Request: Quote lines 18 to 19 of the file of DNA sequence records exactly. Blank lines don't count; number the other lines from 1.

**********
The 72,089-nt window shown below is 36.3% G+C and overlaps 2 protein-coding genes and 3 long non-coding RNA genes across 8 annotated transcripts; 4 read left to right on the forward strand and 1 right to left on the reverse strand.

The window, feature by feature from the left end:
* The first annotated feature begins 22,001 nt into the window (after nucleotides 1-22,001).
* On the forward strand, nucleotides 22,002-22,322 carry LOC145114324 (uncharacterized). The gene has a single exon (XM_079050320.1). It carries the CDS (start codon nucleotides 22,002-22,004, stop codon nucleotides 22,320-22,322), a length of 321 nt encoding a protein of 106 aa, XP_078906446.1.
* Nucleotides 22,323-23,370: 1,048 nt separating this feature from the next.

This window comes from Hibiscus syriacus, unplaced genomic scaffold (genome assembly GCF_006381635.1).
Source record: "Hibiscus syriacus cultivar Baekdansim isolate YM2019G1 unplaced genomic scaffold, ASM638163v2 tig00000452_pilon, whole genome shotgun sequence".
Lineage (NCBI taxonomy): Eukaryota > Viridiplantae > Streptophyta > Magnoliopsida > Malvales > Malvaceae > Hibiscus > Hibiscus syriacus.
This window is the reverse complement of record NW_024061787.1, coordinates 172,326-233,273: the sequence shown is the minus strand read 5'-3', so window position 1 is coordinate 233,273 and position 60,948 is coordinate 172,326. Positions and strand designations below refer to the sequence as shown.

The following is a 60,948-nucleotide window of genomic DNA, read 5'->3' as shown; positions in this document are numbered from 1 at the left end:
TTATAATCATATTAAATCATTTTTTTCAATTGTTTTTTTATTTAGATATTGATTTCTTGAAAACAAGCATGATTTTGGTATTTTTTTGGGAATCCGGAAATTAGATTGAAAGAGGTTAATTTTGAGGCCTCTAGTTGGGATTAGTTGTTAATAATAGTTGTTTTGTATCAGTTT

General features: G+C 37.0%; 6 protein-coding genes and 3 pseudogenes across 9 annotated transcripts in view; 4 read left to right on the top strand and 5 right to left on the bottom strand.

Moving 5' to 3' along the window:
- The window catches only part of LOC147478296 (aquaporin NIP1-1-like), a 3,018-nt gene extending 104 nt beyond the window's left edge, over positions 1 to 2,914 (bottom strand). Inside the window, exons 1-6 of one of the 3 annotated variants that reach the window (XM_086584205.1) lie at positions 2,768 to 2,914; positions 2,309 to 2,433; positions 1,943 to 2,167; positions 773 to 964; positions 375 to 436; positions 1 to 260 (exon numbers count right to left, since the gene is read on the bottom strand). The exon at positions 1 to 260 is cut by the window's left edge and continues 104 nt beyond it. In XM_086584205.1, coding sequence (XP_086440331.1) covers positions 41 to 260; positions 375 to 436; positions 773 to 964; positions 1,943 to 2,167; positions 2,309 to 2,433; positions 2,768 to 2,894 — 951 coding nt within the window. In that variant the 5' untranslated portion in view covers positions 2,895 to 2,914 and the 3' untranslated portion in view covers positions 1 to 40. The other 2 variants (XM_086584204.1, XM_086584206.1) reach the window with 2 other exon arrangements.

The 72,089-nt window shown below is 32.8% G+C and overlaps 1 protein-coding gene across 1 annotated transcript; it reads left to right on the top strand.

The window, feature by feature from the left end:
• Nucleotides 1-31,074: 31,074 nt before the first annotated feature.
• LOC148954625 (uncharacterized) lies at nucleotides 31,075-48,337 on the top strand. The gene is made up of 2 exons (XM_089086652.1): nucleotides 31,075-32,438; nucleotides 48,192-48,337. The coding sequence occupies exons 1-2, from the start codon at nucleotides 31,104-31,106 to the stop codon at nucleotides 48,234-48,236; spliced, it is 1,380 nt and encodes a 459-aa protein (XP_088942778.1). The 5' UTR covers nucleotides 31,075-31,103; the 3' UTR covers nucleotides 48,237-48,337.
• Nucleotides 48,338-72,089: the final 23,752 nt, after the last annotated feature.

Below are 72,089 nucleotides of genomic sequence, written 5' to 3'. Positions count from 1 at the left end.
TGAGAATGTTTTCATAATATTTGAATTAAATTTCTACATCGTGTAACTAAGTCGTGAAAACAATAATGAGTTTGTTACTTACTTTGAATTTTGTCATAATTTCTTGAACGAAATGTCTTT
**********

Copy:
• LOC148954625 (uncharacterized) lies at nucleotides 31,075-48,337 on the top strand. The gene is made up of 2 exons (XM_089086652.1): nucleotides 31,075-32,438; nucleotides 48,192-48,337. The coding sequence occupies exons 1-2, from the start codon at nucleotides 31,104-31,106 to the stop codon at nucleotides 48,234-48,236; spliced, it is 1,380 nt and encodes a 459-aa protein (XP_088942778.1). The 5' UTR covers nucleotides 31,075-31,103; the 3' UTR covers nucleotides 48,237-48,337.
• Nucleotides 48,338-72,089: the final 23,752 nt, after the last annotated feature.